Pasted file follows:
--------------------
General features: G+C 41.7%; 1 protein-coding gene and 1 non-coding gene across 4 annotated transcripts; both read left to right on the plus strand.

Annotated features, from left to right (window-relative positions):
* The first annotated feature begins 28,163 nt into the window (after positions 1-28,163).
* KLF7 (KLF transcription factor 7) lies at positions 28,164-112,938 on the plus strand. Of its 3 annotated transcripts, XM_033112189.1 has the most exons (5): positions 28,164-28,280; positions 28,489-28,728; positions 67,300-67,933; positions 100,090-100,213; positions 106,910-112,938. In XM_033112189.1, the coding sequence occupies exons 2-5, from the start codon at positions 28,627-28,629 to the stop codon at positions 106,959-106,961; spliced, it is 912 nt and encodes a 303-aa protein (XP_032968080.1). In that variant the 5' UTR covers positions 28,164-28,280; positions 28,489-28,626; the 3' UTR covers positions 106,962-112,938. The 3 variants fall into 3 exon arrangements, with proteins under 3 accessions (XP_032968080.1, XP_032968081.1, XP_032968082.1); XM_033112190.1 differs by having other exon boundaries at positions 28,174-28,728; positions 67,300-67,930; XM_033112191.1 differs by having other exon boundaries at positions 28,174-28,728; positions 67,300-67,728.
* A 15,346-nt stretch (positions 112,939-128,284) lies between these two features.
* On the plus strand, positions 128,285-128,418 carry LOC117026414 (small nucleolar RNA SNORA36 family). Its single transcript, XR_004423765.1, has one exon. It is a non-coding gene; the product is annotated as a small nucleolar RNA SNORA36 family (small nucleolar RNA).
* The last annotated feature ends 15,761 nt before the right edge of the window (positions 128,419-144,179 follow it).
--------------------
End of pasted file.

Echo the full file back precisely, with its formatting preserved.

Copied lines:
General features: G+C 41.7%; 1 protein-coding gene and 1 non-coding gene across 4 annotated transcripts; both read left to right on the plus strand.

Annotated features, from left to right (window-relative positions):
* The first annotated feature begins 28,163 nt into the window (after positions 1-28,163).
* KLF7 (KLF transcription factor 7) lies at positions 28,164-112,938 on the plus strand. Of its 3 annotated transcripts, XM_033112189.1 has the most exons (5): positions 28,164-28,280; positions 28,489-28,728; positions 67,300-67,933; positions 100,090-100,213; positions 106,910-112,938. In XM_033112189.1, the coding sequence occupies exons 2-5, from the start codon at positions 28,627-28,629 to the stop codon at positions 106,959-106,961; spliced, it is 912 nt and encodes a 303-aa protein (XP_032968080.1). In that variant the 5' UTR covers positions 28,164-28,280; positions 28,489-28,626; the 3' UTR covers positions 106,962-112,938. The 3 variants fall into 3 exon arrangements, with proteins under 3 accessions (XP_032968080.1, XP_032968081.1, XP_032968082.1); XM_033112190.1 differs by having other exon boundaries at positions 28,174-28,728; positions 67,300-67,930; XM_033112191.1 differs by having other exon boundaries at positions 28,174-28,728; positions 67,300-67,728.
* A 15,346-nt stretch (positions 112,939-128,284) lies between these two features.
* On the plus strand, positions 128,285-128,418 carry LOC117026414 (small nucleolar RNA SNORA36 family). Its single transcript, XR_004423765.1, has one exon. It is a non-coding gene; the product is annotated as a small nucleolar RNA SNORA36 family (small nucleolar RNA).
* The last annotated feature ends 15,761 nt before the right edge of the window (positions 128,419-144,179 follow it).